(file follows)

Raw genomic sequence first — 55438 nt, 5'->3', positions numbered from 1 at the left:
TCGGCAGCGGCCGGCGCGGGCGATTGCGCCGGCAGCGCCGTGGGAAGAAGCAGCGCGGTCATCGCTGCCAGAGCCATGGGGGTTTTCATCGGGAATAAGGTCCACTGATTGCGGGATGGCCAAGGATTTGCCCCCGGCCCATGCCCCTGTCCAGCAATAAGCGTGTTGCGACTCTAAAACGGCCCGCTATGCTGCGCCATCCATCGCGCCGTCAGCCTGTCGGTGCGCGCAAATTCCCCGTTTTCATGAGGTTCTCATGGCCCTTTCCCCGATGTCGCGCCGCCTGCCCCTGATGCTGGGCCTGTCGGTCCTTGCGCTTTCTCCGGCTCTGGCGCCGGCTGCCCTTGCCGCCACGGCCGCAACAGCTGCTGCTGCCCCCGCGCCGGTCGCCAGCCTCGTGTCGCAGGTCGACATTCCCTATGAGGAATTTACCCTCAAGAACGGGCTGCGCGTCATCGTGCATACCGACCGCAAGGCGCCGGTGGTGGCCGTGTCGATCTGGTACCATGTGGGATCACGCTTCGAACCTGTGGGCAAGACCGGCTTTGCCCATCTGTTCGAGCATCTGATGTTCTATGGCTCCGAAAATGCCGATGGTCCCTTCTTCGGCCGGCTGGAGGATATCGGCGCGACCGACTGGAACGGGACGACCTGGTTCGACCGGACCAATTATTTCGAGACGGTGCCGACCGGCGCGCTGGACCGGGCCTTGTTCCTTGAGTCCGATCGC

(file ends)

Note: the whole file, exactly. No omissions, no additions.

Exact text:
Raw genomic sequence first — 55438 nt, 5'->3', positions numbered from 1 at the left:
TCGGCAGCGGCCGGCGCGGGCGATTGCGCCGGCAGCGCCGTGGGAAGAAGCAGCGCGGTCATCGCTGCCAGAGCCATGGGGGTTTTCATCGGGAATAAGGTCCACTGATTGCGGGATGGCCAAGGATTTGCCCCCGGCCCATGCCCCTGTCCAGCAATAAGCGTGTTGCGACTCTAAAACGGCCCGCTATGCTGCGCCATCCATCGCGCCGTCAGCCTGTCGGTGCGCGCAAATTCCCCGTTTTCATGAGGTTCTCATGGCCCTTTCCCCGATGTCGCGCCGCCTGCCCCTGATGCTGGGCCTGTCGGTCCTTGCGCTTTCTCCGGCTCTGGCGCCGGCTGCCCTTGCCGCCACGGCCGCAACAGCTGCTGCTGCCCCCGCGCCGGTCGCCAGCCTCGTGTCGCAGGTCGACATTCCCTATGAGGAATTTACCCTCAAGAACGGGCTGCGCGTCATCGTGCATACCGACCGCAAGGCGCCGGTGGTGGCCGTGTCGATCTGGTACCATGTGGGATCACGCTTCGAACCTGTGGGCAAGACCGGCTTTGCCCATCTGTTCGAGCATCTGATGTTCTATGGCTCCGAAAATGCCGATGGTCCCTTCTTCGGCCGGCTGGAGGATATCGGCGCGACCGACTGGAACGGGACGACCTGGTTCGACCGGACCAATTATTTCGAGACGGTGCCGACCGGCGCGCTGGACCGGGCCTTGTTCCTTGAGTCCGATCGC